Snowball's Chance is a wildly scathing, landmark novel by New York author John Reed. Written in lower Manhattan, near Ground Zero, in the three weeks following September 11, Reed's story is surprisingly populated, not by Americans and Islamists, but by a motley array of farm and woodland animals who act out American history and its fallout. Reed's novel addresses the events of last year concisely and precisely to target the follies of today's entrepreneurs and religionists alike.
George Orwell's Animal Farm told a wry and sardonic fable of communism in a dystopic collective farm. Snowball's Chance parodies Orwell by firing a broadside at the casino economy and the culture of the good life. In a brilliantly conceived and executed riposte to the marketplace's unthinking cheerleaders, Reed's Snowball, the Pig ousted from the Animal Farm for rationality, returns to bring marketeering to the farm.
At first Snowball's regime prospers: heated stalls, running water, and a window for each animal. The farm moves away from its agricultural roots as Snowball and his team of educated Goats recreate Animal Farm as Animal Fair, replete with citizen performers and criminal sideshows.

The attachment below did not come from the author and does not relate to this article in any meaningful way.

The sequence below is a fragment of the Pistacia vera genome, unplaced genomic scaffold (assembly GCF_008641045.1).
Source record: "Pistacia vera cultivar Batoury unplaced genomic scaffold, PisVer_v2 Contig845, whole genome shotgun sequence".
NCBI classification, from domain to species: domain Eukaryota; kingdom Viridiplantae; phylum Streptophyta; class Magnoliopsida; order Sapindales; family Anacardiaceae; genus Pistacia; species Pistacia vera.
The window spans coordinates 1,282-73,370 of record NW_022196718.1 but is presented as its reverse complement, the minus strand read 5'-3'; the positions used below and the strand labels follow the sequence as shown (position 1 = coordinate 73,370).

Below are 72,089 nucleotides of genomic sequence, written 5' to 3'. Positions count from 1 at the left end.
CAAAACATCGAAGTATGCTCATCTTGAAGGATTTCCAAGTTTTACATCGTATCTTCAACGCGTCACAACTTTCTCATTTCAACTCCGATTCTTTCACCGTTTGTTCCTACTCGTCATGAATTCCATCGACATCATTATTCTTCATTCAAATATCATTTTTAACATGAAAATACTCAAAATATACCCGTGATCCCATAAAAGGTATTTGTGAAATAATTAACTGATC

With clarity, style, and humor, Reed takes on the legacy of Orwell's famous novel and the boardrooms of the transnational corporations. In doing so he spins a book that is witty, readable, and better targeted than a "precision" bomb. Continuing a tradition which extends from Aesop to Art Spiegelman, Snowball's Chance uses a playful fiction to ask very serious and often dangerous questions.